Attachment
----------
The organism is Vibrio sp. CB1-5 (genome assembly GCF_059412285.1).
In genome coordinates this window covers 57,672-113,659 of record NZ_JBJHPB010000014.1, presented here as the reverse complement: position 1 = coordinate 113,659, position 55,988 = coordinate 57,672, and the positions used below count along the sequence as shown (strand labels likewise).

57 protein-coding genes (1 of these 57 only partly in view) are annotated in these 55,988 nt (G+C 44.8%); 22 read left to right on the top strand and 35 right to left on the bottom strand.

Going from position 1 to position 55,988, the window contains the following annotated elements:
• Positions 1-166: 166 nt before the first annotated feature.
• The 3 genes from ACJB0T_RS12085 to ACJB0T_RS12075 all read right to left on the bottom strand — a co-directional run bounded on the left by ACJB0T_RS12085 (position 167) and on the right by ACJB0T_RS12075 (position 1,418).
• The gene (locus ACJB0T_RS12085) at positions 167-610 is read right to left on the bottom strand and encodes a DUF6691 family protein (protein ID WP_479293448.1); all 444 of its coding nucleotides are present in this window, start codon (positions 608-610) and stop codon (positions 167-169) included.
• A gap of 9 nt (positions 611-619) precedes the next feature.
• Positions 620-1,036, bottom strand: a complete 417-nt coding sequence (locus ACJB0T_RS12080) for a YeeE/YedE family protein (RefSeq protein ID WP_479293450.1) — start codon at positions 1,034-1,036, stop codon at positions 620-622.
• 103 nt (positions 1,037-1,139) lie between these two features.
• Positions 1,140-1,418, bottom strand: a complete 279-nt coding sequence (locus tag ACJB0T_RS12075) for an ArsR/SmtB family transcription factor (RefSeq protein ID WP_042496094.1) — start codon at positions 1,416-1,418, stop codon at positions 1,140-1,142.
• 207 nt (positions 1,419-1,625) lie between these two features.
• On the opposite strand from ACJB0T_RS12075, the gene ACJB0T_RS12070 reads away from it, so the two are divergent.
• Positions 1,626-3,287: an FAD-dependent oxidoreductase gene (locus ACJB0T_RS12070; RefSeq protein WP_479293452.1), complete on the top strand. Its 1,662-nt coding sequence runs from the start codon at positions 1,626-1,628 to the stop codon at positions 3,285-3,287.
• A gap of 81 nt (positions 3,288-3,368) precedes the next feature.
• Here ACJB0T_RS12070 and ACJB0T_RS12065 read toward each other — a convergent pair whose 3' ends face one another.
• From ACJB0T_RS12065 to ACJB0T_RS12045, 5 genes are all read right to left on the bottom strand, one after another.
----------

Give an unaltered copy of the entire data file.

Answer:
The organism is Vibrio sp. CB1-5 (genome assembly GCF_059412285.1).
In genome coordinates this window covers 57,672-113,659 of record NZ_JBJHPB010000014.1, presented here as the reverse complement: position 1 = coordinate 113,659, position 55,988 = coordinate 57,672, and the positions used below count along the sequence as shown (strand labels likewise).

57 protein-coding genes (1 of these 57 only partly in view) are annotated in these 55,988 nt (G+C 44.8%); 22 read left to right on the top strand and 35 right to left on the bottom strand.

Going from position 1 to position 55,988, the window contains the following annotated elements:
• Positions 1-166: 166 nt before the first annotated feature.
• The 3 genes from ACJB0T_RS12085 to ACJB0T_RS12075 all read right to left on the bottom strand — a co-directional run bounded on the left by ACJB0T_RS12085 (position 167) and on the right by ACJB0T_RS12075 (position 1,418).
• The gene (locus ACJB0T_RS12085) at positions 167-610 is read right to left on the bottom strand and encodes a DUF6691 family protein (protein ID WP_479293448.1); all 444 of its coding nucleotides are present in this window, start codon (positions 608-610) and stop codon (positions 167-169) included.
• A gap of 9 nt (positions 611-619) precedes the next feature.
• Positions 620-1,036, bottom strand: a complete 417-nt coding sequence (locus ACJB0T_RS12080) for a YeeE/YedE family protein (RefSeq protein ID WP_479293450.1) — start codon at positions 1,034-1,036, stop codon at positions 620-622.
• 103 nt (positions 1,037-1,139) lie between these two features.
• Positions 1,140-1,418, bottom strand: a complete 279-nt coding sequence (locus tag ACJB0T_RS12075) for an ArsR/SmtB family transcription factor (RefSeq protein ID WP_042496094.1) — start codon at positions 1,416-1,418, stop codon at positions 1,140-1,142.
• 207 nt (positions 1,419-1,625) lie between these two features.
• On the opposite strand from ACJB0T_RS12075, the gene ACJB0T_RS12070 reads away from it, so the two are divergent.
• Positions 1,626-3,287: an FAD-dependent oxidoreductase gene (locus ACJB0T_RS12070; RefSeq protein WP_479293452.1), complete on the top strand. Its 1,662-nt coding sequence runs from the start codon at positions 1,626-1,628 to the stop codon at positions 3,285-3,287.
• A gap of 81 nt (positions 3,288-3,368) precedes the next feature.
• Here ACJB0T_RS12070 and ACJB0T_RS12065 read toward each other — a convergent pair whose 3' ends face one another.
• From ACJB0T_RS12065 to ACJB0T_RS12045, 5 genes are all read right to left on the bottom strand, one after another.